2. You are bashing me, and MY decision to put photos of graves in MY blog post. If the tomb was “private” then it wouldn’t have been in a public cemetery, I wouldn’t have been able to walk in and take a picture of it. I’ve not invaded anyone’s privacy – all the information in the cemetery (which is in Greek, if you can read that) will be available in public records. I’ve not done anything wrong here – it’s my post on my site, with my pictures and a description of my experience and my feelings of that experience.

          3. Ok bravo its your blog and your post…it make sense now. You can chose whatever picture you want. No matter how much you might hurt the feeling of the family. Bravo! For me you just sound childish not respecting the fact that some MIGHT not want a dead family members grave up in a blog post…the grave being in a public cementery or not.

          4. Like I said, if you actually took the time to read what I’d written about the graves, I’ve not been disrespectful at all. Maybe you should take your comments over to someone’s post that has selfie pictures at Auschwitz or a peace sign at the 9/11 memorial – because that is disrespectful.

  10. We’re huge animal lovers at our house and I’m captivated by all of the beautiful kitty cats! I know I’d want to spend all day long just giving them pets. Did you happen, by chance, to read the story of the Hemmingway house in Key West? It was in the news this past week because of Hurricane Irma. There are 55 cats that live there and all have 6 toes. The staff all stayed in the house during the hurricane to keep the kitties safe and (thankfully) everybody made it through!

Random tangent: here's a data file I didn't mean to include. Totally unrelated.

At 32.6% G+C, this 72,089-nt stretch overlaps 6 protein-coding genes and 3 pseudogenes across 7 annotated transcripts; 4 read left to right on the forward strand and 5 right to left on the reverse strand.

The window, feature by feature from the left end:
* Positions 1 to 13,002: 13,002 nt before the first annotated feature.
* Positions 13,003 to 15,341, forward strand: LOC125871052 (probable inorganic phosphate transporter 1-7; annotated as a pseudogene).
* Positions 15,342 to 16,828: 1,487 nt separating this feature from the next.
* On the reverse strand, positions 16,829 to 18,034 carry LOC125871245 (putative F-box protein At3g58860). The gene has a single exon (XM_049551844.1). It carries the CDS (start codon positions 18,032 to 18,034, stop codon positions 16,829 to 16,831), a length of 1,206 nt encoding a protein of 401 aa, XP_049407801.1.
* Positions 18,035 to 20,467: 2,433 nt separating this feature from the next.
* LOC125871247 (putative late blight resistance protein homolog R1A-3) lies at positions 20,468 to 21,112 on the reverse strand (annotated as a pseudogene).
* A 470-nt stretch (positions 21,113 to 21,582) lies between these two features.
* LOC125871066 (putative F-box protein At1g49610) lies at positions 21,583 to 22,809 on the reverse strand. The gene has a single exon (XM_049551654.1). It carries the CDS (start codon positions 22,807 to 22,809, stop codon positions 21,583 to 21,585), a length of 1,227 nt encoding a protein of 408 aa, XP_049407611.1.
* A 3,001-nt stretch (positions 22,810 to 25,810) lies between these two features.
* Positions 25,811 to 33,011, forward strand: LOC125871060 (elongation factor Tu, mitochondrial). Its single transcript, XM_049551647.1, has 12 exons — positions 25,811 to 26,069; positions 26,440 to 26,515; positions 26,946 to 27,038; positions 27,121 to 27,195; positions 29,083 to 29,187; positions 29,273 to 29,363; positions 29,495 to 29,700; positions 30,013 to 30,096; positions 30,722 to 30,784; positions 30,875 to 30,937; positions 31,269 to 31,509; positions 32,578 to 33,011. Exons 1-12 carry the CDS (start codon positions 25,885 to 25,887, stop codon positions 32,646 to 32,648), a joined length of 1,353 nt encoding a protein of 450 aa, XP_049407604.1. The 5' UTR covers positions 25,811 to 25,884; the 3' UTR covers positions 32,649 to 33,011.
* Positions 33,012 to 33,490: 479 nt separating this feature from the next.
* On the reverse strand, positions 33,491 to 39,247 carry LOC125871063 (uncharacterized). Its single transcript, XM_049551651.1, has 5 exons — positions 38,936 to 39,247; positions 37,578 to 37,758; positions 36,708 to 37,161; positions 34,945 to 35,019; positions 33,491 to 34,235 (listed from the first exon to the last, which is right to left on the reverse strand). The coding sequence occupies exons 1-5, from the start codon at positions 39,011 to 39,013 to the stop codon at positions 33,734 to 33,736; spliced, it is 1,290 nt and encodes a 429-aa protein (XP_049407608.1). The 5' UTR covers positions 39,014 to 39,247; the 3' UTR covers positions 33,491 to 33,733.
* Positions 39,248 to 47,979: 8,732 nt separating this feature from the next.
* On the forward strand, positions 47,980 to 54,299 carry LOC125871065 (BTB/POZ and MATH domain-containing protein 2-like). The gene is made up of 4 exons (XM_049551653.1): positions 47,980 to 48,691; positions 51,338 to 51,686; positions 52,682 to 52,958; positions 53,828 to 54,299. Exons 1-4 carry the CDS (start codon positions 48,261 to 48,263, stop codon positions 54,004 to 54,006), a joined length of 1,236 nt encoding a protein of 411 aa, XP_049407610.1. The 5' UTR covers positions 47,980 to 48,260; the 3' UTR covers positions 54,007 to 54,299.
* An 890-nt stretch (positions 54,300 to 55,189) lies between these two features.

11. If Christians have intentionally destroyed that, shame on them! That is not okay. Why destroy a beautiful part of history? So saddening. But beautiful place. I would love to go some day.

  12. These are all beautiful photos. I would love to go to The Sanctuary of Aphrodite in Kouklia and explore it in person.

  13. I’ve heard a lot of great things about Cyprus, but Kouklia Village sounds new to me.. The place looks interesting, something that should be considered when visiting the country.. I hope you won’t mind, but I’m just a bit bothered with the graves, especially those with pictures on it.. I believe this is something that we should ask permission first from the family before posting, out of respect.. Anyway, that’s just my opinion.. Hoping to visit this place someday..

    1. I don’t think I’ve done anything disrespectful at all – I think the graves are beautiful, and I admire the way the lives of the deceased are honoured and celebrated 🙂

  14. I had no idea Cyprus had some cactus haha.

    Would love to visit the Sanctuary of Aphrodite; is it still a worship place? Or an ongoing archeologic place? Or mainly a tourist activity?

    PS: damn you love cats! haha.

    1. It’s just ruins now, so you can’t really worship there anymore – but then it’s ancient Greek mythology that was worshiped there anyway, so I don’t think it would be used for worship nowadays.

  15. I admire you going to cemeteries. Now you gave some insights about it and not with a spookie feeling instead admiration to their culture on how they respect their departed family members. The place looks full of love.

    1. Thanks for the kind comment Anosa – I agree, there’s nothing spooky about this cemetery, and it’s interesting to see how another culture celebrate and honour the lives of the departed x